Why ITP 2.1 affects your web analytics and what to do about it

17 June 2019  •  Lyuba Golovina

In the first part of this article series, we introduced Intelligent Tracking Prevention (ITP) and other browser-based privacy updates that have already begun to affect businesses relying on third-party data collection platforms to manage their web analytics activity. This second article addresses in detail what you can do to “ITP proof” your web data collection strategy.

As we’ve described, ITP presents a fundamental problem for third-party web analytics vendors and the companies that rely on these third parties. As a third-party vendor, you are likely to need to use the same technologies and approaches to providing data collection for your users as third-party advertising technology companies.

How to reliably collect web analytics data in an ITP world

To recap, cookies can either be set in HTTP responses or through the document.cookie API (also referred to as client-side cookies). With ITP 2.1, all persistent client-side cookies expire after 7 days.

Apple introduced ITP 2.1 because advertising technology companies were using the same technique: cookies set via JavaScript to track users to target them with advertising, as third-party web analytics companies use to track users, to provide website owners with reports and insight. As Apple and other browser manufacturers engage in an arms race with advertising technology companies to limit their ability to track users, third-party web analytics solutions are likely to be vulnerable to future measures, and customers end up at the mercy of shifting restrictions on such third parties.

For data-driven businesses that want to continue collecting accurate and reliable user data, including from users running Safari browsers, the one solution is to move to a first-party data collection solution so you can run your own data collection stack in your own environment and collect data as a first party, effectively “ITP-proofing” your web data collection.

Benefits of first-party data collection

A first-party data collection solution is one in which the data collection pipeline is first party: the pipeline is owned and controlled end-to-end by the website owner, and is only used by the website owner. This contrasts with third-party data collection platforms like Google Analytics: Google processes data on its infrastructure on behalf of the millions of companies running Google Analytics. In contrast, a first-party data collection stack would be used only to collect data by the first party. The entire stack would run on the first party’s own infrastructure.

The key thing a first-party data collection stack can do that is difficult for a third party to do is set first-party cookies server-side. Apple rightly does not target first-party cookies set server-side because these can only be set by the website owner (rather than an ad tech provider).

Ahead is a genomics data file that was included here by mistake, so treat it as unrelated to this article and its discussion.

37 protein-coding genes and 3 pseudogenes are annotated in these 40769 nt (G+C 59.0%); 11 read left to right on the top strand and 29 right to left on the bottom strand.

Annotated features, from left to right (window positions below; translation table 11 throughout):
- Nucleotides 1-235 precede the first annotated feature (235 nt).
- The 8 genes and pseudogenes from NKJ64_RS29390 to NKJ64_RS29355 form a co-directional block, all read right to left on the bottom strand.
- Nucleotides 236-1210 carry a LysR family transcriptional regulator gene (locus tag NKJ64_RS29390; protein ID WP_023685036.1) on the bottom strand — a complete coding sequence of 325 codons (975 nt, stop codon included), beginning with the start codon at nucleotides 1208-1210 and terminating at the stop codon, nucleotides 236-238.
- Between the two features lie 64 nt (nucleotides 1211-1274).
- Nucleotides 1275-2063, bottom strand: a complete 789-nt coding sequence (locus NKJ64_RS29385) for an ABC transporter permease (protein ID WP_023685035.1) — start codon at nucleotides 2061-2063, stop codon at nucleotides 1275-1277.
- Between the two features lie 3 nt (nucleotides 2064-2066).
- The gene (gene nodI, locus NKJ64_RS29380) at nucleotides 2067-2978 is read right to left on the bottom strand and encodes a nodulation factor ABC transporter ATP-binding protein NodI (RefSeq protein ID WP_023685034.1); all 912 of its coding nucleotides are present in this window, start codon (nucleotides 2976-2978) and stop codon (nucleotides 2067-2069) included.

Put simply, first-party data collection is not subject to the same restrictions as third-party data collection. When you collect data as a first party, cookies are set by a first-party server with its own certificate rather than client-side via JavaScript. This means Safari (and any other browser) recognizes the cookie as first rather than third party and does not apply the same limitations. As a result, any data models or analytics based on server-side set cookies will be much more reliable.

Let’s look at two first-party data collection solutions you can use:

  • Snowplow: Snowplow is a first-party data collection platform that runs in your own cloud environment, which means you retain full control and ownership of the data you collect. Snowplow sets server-side cookies, which are not subject to the restrictions imposed by ITP 2.1 and 2.2.

  • Build Your Own Pipeline: Building out and owning your own data pipeline has many benefits; you have full control and ownership of your data, you don’t have to rely on third parties, and you have a level of flexibility other tools can’t provide. Most importantly, you’ll be able to collect data using first-party tracking.

What’s next?

With ITP, Apple is setting the highest bar in preventing third-party tracking of users on the web for Safari users. However, other browsers including Firefox and Google’s Chrome are following suit and also introducing new approaches to prevent cross-site tracking. In March 2019, Firefox announced the 7-day expiration of JavaScript cookies by default. Even Google Chrome recently announced they will require websites to specify whether cookies are first or third-party.

Advertising companies will most likely continue to come up with ways to circumvent ITP, and browser manufacturers will keep coming up with solutions to block them, which means companies relying on web analytics risk getting caught in the crossfire. As a result, any solution relying on a third party will prove to be a short-term fix, so if you’re serious about data and the long-term applicability of your data analytics solution, consider moving to first-party data collection. You can get in touch with the team at Snowplow here to learn more.